Outside of life itself, what more does a person have to lose than their freedom of movement? As long as there have been states built on the rule of law, there have been jails and jailers.
And yet, in Québec, locking people up in order to try to correct their behavior and their way of thinking is a relatively recent practice. This type of prison sentence is more contemporary, and certainly, imperfect. Let’s take a look at a brief history of a Québec prison system under pressure.
Long-term confinement would put any human being under enormous pressure. No surprise, then, that acts of resistance and periodic eruptions of violence have punctuated Québec prison history.
In November 1932, a group of inmates set fire to the Saint Vincent de Paul Penitentiary. Several buildings went up in smoke. Their leader, a man named Crosley, was of Afro-Canadian origin. The same strategy had been used at Kingston Penitentiary, without success. But following the Saint Vincent de Paul fire, authorities investigated prison conditions in Canada. Inmates’ complaints were noted: jails were overcrowded, and detention conditions were too strict. But everyone would have to wait a while for changes to take place…
In 1952 another prison riot erupted, this time at Bordeaux jail. At its origin was bad treatment by guards, and monotonous meals. During this decade no outside authority oversaw prison guards. They acted with total impunity, often in a cruel and degrading manner towards prisoners.
During the 1970s, prisoners’ associations were set up. The Centraide charity of Greater Montréal was shaken by controversy when it was discovered that some of the donations they collected went to prisoners’ associations. Other violent events shocked the public, such as the August 1972 escape of the charismatic French criminal Jacques Mesrine from Saint Vincent de Paul. In federal penitentiaries, where terms of imprisonment are longer that in provincial jails, conditions were terrible for a long time, especially for women. It was only after riots and the mobilization of inmates that things began to evolve, slowly.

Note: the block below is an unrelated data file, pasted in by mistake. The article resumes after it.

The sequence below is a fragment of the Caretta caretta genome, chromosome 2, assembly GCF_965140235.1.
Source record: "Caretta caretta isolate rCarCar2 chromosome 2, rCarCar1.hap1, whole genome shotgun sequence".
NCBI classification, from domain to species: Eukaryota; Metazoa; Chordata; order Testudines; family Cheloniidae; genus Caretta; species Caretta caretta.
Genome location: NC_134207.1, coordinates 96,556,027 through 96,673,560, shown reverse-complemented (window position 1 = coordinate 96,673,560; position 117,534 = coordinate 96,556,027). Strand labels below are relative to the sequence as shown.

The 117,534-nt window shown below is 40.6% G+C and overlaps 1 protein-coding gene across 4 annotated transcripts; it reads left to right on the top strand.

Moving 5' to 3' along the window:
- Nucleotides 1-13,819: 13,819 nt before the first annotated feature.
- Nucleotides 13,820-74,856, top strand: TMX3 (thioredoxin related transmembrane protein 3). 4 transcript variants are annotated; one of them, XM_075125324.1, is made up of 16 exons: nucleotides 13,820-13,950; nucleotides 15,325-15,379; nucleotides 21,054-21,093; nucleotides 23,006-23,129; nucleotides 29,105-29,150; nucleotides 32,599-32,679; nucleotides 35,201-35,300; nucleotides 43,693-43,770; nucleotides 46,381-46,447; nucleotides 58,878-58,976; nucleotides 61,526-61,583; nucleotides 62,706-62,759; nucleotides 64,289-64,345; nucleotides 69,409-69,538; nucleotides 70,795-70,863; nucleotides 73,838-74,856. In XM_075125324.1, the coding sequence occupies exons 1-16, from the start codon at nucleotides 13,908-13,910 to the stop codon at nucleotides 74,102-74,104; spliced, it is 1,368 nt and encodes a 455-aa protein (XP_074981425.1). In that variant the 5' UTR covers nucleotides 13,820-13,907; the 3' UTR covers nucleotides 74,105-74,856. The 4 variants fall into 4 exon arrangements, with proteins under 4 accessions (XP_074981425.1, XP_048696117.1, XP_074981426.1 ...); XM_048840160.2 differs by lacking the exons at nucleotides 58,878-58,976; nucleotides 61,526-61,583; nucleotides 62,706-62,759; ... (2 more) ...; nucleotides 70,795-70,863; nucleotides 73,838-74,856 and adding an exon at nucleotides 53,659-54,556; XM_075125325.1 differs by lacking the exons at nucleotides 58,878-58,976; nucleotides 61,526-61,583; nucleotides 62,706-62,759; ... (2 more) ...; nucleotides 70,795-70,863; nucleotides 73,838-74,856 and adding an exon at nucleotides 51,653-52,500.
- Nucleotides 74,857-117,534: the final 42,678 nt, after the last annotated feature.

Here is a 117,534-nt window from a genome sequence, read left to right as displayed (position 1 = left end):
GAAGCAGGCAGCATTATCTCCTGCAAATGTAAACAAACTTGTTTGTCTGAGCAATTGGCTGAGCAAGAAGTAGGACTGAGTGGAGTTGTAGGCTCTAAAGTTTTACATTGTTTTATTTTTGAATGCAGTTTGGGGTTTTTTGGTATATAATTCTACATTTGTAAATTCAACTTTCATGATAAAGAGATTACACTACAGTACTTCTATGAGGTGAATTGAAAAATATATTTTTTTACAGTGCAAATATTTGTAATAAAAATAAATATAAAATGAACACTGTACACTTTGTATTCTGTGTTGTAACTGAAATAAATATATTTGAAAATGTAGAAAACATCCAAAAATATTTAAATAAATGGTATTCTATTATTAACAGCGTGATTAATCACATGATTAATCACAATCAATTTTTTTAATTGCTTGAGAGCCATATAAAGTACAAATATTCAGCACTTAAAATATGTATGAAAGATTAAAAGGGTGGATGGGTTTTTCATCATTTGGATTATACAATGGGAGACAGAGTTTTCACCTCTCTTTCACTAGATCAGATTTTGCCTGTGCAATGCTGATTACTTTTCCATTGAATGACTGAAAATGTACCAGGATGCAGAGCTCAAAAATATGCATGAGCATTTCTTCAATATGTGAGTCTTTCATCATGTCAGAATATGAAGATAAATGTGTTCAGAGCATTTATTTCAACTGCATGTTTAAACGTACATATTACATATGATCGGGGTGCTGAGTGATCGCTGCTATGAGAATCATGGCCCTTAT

Rehabilitation and Reform
Both inmates and the penal system that is supposed to reform them set out on the long road towards rehabilitation. Federal and provincial governments engaged in important reforms starting in the 1980s. Programs designed to treat addiction, and to get inmates to better endure separation from their children, were established.
Nonetheless, the consequences of the holes in our social safety net combined with our repressive system haven’t disappeared. This is especially true for marginalized peoples such as First Nations and the Inuit. These vulnerable populations are overrepresented in the correctional system. In 2019, in Quebec’s prison system, these peoples represented 6.4% of all inmates when they only represent 1% of the total population of the province. In 2020, these same groups represented 30% of all federal prisoners across Canada when they only comprise 5% of the total Canadian population.
Faced with these numbers, the question remains: what system do we have to reform: prison, or society?